If Country Calendar calls, make a date

DAIRY: ‘Blocka’ definitely wasn’t keen about being on TV — but actually found the experience empowering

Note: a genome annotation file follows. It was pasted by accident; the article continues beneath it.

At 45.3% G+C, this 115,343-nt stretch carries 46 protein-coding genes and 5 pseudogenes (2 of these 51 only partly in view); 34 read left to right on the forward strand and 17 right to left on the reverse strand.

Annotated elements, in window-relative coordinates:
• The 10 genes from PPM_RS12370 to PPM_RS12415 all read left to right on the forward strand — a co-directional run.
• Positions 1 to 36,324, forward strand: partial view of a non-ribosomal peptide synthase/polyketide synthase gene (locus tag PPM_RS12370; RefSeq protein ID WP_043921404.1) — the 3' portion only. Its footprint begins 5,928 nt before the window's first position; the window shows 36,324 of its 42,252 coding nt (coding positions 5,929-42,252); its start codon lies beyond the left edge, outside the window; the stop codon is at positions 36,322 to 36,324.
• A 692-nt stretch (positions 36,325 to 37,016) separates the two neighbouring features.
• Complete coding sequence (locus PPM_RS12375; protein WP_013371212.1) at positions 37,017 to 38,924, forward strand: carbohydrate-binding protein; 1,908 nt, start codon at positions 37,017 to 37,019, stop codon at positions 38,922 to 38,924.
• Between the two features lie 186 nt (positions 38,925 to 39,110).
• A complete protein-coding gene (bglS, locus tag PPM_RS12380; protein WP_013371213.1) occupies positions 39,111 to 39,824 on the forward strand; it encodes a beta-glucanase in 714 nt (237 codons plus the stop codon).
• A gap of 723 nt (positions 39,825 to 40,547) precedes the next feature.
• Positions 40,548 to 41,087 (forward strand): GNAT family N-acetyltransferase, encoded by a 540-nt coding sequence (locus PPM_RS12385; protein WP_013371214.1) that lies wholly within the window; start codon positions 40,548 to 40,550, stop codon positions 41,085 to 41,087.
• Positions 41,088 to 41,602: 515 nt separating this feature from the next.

Being approached by Country Calendar could be considered the pinnacle of rural success but when the iconic TV show came calling, one Southland farmer wasn’t keen. In fact, when Country Calendar contacted Blair “Blocka” Drysdale three years ago, he turned the offer down. “When we first got approached … I was really anxious and nervous about doing it,” he told The Country’s Jamie Mackay. “Initially we said no for that reason — I didn’t really want to do it at the time.” Drysdale and his wife Jody are third-generation farmers on a 320-hectare mixed cropping and livestock farm in Balfour. In 2018 they diversified by including hemp in their farming operation and now sell a range of products through their own website, hopefieldhemp.co.nz. Apart from being anxious when the show initially contacted him, Drysdale also thought it was too early for the Country Calendar spotlight to shine on his hemp venture. “I really was prepared for complete and utter failure.” However, he eventually changed his mind and ended up finding the experience with the “awesome crew” extremely rewarding. “The safest set of hands you can ever find is the Country Calendar crew.” Drysdale was now keen for other farmers to answer the Country Calendar call. “There’s no need for that anxiety and nervousness when they approach you. They see something in you and what you’re doing [that] you may not see yourself. “I just want to encourage anyone that gets approached — don’t shut the door straight away. Have a good think about it. Actually — just say yes and get on and do it. “Don’t worry about what other people might think … it’s been a stunning experience for us.” The whole process had also been very successful, with the Hopefield Hemp website going “absolutely gangbusters” after the show aired, Drysdale said. “Everything has sold out so we’re flat out and we’re going to be all week, really — packaging orders and getting them out.” Although he was initially reluctant to open his door to Country Calendar, Drysdale now understood the important role the show held in New Zealand. Kiwis weren’t very good at celebrating success and Country Calendar was vital for sharing positive agricultural stories, he said. “There’s a lot of noise and publicity around negative agriculture and there are so many good stories out there still waiting to be told. “[The show] has a wide audience and a massive reach and it’s got so much traction — it’s so important to food production in this country going forward.” He had a simple message for any future Country Calendar farmer feeling a bit hesitant. “Don’t be afraid to say yes when they knock on your door.” ■